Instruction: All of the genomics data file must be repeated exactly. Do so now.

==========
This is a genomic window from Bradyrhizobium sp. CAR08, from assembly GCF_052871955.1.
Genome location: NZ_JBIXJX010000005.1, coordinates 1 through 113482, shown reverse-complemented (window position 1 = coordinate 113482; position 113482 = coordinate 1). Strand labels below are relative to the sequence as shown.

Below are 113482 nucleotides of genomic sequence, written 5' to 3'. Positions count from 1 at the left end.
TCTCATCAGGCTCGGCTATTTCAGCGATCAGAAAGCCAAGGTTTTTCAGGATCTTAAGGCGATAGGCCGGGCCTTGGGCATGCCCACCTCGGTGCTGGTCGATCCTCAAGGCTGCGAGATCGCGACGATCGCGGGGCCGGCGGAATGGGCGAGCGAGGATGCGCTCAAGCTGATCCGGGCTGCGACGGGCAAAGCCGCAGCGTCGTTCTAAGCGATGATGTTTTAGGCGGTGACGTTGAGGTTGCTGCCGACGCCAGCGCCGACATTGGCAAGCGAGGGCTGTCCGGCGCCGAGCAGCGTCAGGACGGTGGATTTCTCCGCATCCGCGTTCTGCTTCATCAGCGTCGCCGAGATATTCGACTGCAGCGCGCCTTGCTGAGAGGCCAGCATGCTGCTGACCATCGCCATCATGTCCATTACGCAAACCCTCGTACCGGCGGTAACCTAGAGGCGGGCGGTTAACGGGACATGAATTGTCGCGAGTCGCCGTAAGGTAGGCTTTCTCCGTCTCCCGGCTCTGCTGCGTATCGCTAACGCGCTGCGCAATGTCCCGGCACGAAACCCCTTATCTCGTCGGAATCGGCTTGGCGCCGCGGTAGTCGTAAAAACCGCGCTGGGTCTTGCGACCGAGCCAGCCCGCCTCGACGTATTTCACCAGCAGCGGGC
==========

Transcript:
This is a genomic window from Bradyrhizobium sp. CAR08, from assembly GCF_052871955.1.
Genome location: NZ_JBIXJX010000005.1, coordinates 1 through 113482, shown reverse-complemented (window position 1 = coordinate 113482; position 113482 = coordinate 1). Strand labels below are relative to the sequence as shown.

Below are 113482 nucleotides of genomic sequence, written 5' to 3'. Positions count from 1 at the left end.
TCTCATCAGGCTCGGCTATTTCAGCGATCAGAAAGCCAAGGTTTTTCAGGATCTTAAGGCGATAGGCCGGGCCTTGGGCATGCCCACCTCGGTGCTGGTCGATCCTCAAGGCTGCGAGATCGCGACGATCGCGGGGCCGGCGGAATGGGCGAGCGAGGATGCGCTCAAGCTGATCCGGGCTGCGACGGGCAAAGCCGCAGCGTCGTTCTAAGCGATGATGTTTTAGGCGGTGACGTTGAGGTTGCTGCCGACGCCAGCGCCGACATTGGCAAGCGAGGGCTGTCCGGCGCCGAGCAGCGTCAGGACGGTGGATTTCTCCGCATCCGCGTTCTGCTTCATCAGCGTCGCCGAGATATTCGACTGCAGCGCGCCTTGCTGAGAGGCCAGCATGCTGCTGACCATCGCCATCATGTCCATTACGCAAACCCTCGTACCGGCGGTAACCTAGAGGCGGGCGGTTAACGGGACATGAATTGTCGCGAGTCGCCGTAAGGTAGGCTTTCTCCGTCTCCCGGCTCTGCTGCGTATCGCTAACGCGCTGCGCAATGTCCCGGCACGAAACCCCTTATCTCGTCGGAATCGGCTTGGCGCCGCGGTAGTCGTAAAAACCGCGCTGGGTCTTGCGACCGAGCCAGCCCGCCTCGACGTATTTCACCAGCAGCGGGC